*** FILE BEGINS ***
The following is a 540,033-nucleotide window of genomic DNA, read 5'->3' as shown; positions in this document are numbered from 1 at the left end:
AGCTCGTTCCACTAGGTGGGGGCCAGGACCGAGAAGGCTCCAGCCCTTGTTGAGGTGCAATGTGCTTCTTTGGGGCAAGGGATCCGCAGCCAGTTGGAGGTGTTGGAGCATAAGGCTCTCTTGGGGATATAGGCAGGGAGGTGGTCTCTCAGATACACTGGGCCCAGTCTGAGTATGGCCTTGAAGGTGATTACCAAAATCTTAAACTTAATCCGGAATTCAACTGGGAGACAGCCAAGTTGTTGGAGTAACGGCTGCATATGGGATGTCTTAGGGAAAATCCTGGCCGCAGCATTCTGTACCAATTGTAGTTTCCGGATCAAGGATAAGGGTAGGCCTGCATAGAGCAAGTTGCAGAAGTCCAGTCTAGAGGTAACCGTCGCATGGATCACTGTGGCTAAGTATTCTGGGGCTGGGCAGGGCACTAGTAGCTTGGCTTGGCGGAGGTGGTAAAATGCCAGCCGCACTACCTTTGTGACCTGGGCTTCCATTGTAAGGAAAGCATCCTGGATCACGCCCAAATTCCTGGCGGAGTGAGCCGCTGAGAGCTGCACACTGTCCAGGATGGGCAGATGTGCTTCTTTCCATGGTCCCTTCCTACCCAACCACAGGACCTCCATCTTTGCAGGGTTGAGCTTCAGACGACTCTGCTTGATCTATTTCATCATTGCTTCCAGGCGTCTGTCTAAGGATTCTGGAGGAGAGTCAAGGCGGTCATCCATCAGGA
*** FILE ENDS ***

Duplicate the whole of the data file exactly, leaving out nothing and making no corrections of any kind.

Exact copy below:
The following is a 540,033-nucleotide window of genomic DNA, read 5'->3' as shown; positions in this document are numbered from 1 at the left end:
AGCTCGTTCCACTAGGTGGGGGCCAGGACCGAGAAGGCTCCAGCCCTTGTTGAGGTGCAATGTGCTTCTTTGGGGCAAGGGATCCGCAGCCAGTTGGAGGTGTTGGAGCATAAGGCTCTCTTGGGGATATAGGCAGGGAGGTGGTCTCTCAGATACACTGGGCCCAGTCTGAGTATGGCCTTGAAGGTGATTACCAAAATCTTAAACTTAATCCGGAATTCAACTGGGAGACAGCCAAGTTGTTGGAGTAACGGCTGCATATGGGATGTCTTAGGGAAAATCCTGGCCGCAGCATTCTGTACCAATTGTAGTTTCCGGATCAAGGATAAGGGTAGGCCTGCATAGAGCAAGTTGCAGAAGTCCAGTCTAGAGGTAACCGTCGCATGGATCACTGTGGCTAAGTATTCTGGGGCTGGGCAGGGCACTAGTAGCTTGGCTTGGCGGAGGTGGTAAAATGCCAGCCGCACTACCTTTGTGACCTGGGCTTCCATTGTAAGGAAAGCATCCTGGATCACGCCCAAATTCCTGGCGGAGTGAGCCGCTGAGAGCTGCACACTGTCCAGGATGGGCAGATGTGCTTCTTTCCATGGTCCCTTCCTACCCAACCACAGGACCTCCATCTTTGCAGGGTTGAGCTTCAGACGACTCTGCTTGATCTATTTCATCATTGCTTCCAGGCGTCTGTCTAAGGATTCTGGAGGAGAGTCAAGGCGGTCATCCATCAGGA